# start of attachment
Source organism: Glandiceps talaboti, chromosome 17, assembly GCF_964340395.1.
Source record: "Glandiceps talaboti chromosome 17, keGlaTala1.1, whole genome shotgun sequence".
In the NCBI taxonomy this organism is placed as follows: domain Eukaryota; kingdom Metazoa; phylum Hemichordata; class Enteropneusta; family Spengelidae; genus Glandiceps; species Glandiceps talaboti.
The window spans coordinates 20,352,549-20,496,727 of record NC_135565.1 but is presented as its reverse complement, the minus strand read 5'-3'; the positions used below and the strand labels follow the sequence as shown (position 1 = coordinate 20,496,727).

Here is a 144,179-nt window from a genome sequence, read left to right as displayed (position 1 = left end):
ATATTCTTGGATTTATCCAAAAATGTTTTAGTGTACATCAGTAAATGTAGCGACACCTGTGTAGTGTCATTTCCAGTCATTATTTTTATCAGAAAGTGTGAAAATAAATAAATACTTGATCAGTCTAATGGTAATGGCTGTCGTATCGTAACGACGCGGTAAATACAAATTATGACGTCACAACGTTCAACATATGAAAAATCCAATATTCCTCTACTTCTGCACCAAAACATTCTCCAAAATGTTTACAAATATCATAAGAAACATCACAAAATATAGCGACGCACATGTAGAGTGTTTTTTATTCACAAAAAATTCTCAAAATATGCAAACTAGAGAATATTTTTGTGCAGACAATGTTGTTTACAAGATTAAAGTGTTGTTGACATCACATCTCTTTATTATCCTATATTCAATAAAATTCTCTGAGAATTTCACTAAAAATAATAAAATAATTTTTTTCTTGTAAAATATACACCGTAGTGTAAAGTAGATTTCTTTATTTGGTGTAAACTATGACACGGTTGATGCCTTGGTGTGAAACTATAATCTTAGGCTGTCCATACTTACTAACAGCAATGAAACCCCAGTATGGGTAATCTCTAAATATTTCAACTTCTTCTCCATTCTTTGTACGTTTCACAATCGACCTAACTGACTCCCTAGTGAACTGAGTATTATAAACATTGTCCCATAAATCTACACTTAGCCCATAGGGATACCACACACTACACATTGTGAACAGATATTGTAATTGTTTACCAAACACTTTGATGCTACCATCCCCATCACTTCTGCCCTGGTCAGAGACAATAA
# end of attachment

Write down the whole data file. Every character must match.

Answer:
Source organism: Glandiceps talaboti, chromosome 17, assembly GCF_964340395.1.
Source record: "Glandiceps talaboti chromosome 17, keGlaTala1.1, whole genome shotgun sequence".
In the NCBI taxonomy this organism is placed as follows: domain Eukaryota; kingdom Metazoa; phylum Hemichordata; class Enteropneusta; family Spengelidae; genus Glandiceps; species Glandiceps talaboti.
The window spans coordinates 20,352,549-20,496,727 of record NC_135565.1 but is presented as its reverse complement, the minus strand read 5'-3'; the positions used below and the strand labels follow the sequence as shown (position 1 = coordinate 20,496,727).

Here is a 144,179-nt window from a genome sequence, read left to right as displayed (position 1 = left end):
ATATTCTTGGATTTATCCAAAAATGTTTTAGTGTACATCAGTAAATGTAGCGACACCTGTGTAGTGTCATTTCCAGTCATTATTTTTATCAGAAAGTGTGAAAATAAATAAATACTTGATCAGTCTAATGGTAATGGCTGTCGTATCGTAACGACGCGGTAAATACAAATTATGACGTCACAACGTTCAACATATGAAAAATCCAATATTCCTCTACTTCTGCACCAAAACATTCTCCAAAATGTTTACAAATATCATAAGAAACATCACAAAATATAGCGACGCACATGTAGAGTGTTTTTTATTCACAAAAAATTCTCAAAATATGCAAACTAGAGAATATTTTTGTGCAGACAATGTTGTTTACAAGATTAAAGTGTTGTTGACATCACATCTCTTTATTATCCTATATTCAATAAAATTCTCTGAGAATTTCACTAAAAATAATAAAATAATTTTTTTCTTGTAAAATATACACCGTAGTGTAAAGTAGATTTCTTTATTTGGTGTAAACTATGACACGGTTGATGCCTTGGTGTGAAACTATAATCTTAGGCTGTCCATACTTACTAACAGCAATGAAACCCCAGTATGGGTAATCTCTAAATATTTCAACTTCTTCTCCATTCTTTGTACGTTTCACAATCGACCTAACTGACTCCCTAGTGAACTGAGTATTATAAACATTGTCCCATAAATCTACACTTAGCCCATAGGGATACCACACACTACACATTGTGAACAGATATTGTAATTGTTTACCAAACACTTTGATGCTACCATCCCCATCACTTCTGCCCTGGTCAGAGACAATAA